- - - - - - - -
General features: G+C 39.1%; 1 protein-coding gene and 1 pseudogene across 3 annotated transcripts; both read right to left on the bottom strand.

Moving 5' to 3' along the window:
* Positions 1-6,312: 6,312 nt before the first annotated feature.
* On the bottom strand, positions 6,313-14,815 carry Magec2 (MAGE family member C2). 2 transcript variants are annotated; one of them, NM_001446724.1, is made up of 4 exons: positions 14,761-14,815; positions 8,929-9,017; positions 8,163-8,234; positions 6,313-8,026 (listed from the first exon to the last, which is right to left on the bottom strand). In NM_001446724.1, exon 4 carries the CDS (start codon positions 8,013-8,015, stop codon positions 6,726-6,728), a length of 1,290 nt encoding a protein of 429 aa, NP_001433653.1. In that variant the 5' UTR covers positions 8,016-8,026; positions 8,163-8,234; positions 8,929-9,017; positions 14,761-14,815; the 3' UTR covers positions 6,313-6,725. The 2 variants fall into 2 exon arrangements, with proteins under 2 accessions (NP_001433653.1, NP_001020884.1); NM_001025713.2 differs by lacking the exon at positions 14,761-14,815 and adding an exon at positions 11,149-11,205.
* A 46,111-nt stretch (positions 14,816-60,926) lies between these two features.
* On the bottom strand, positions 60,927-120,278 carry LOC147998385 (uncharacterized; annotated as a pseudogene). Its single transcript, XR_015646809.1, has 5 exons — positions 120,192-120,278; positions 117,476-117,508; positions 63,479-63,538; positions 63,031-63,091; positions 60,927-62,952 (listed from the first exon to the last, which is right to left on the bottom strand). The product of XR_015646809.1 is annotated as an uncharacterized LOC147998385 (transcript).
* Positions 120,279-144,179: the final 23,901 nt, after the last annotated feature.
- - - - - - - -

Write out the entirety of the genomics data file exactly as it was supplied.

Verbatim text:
General features: G+C 39.1%; 1 protein-coding gene and 1 pseudogene across 3 annotated transcripts; both read right to left on the bottom strand.

Moving 5' to 3' along the window:
* Positions 1-6,312: 6,312 nt before the first annotated feature.
* On the bottom strand, positions 6,313-14,815 carry Magec2 (MAGE family member C2). 2 transcript variants are annotated; one of them, NM_001446724.1, is made up of 4 exons: positions 14,761-14,815; positions 8,929-9,017; positions 8,163-8,234; positions 6,313-8,026 (listed from the first exon to the last, which is right to left on the bottom strand). In NM_001446724.1, exon 4 carries the CDS (start codon positions 8,013-8,015, stop codon positions 6,726-6,728), a length of 1,290 nt encoding a protein of 429 aa, NP_001433653.1. In that variant the 5' UTR covers positions 8,016-8,026; positions 8,163-8,234; positions 8,929-9,017; positions 14,761-14,815; the 3' UTR covers positions 6,313-6,725. The 2 variants fall into 2 exon arrangements, with proteins under 2 accessions (NP_001433653.1, NP_001020884.1); NM_001025713.2 differs by lacking the exon at positions 14,761-14,815 and adding an exon at positions 11,149-11,205.
* A 46,111-nt stretch (positions 14,816-60,926) lies between these two features.
* On the bottom strand, positions 60,927-120,278 carry LOC147998385 (uncharacterized; annotated as a pseudogene). Its single transcript, XR_015646809.1, has 5 exons — positions 120,192-120,278; positions 117,476-117,508; positions 63,479-63,538; positions 63,031-63,091; positions 60,927-62,952 (listed from the first exon to the last, which is right to left on the bottom strand). The product of XR_015646809.1 is annotated as an uncharacterized LOC147998385 (transcript).
* Positions 120,279-144,179: the final 23,901 nt, after the last annotated feature.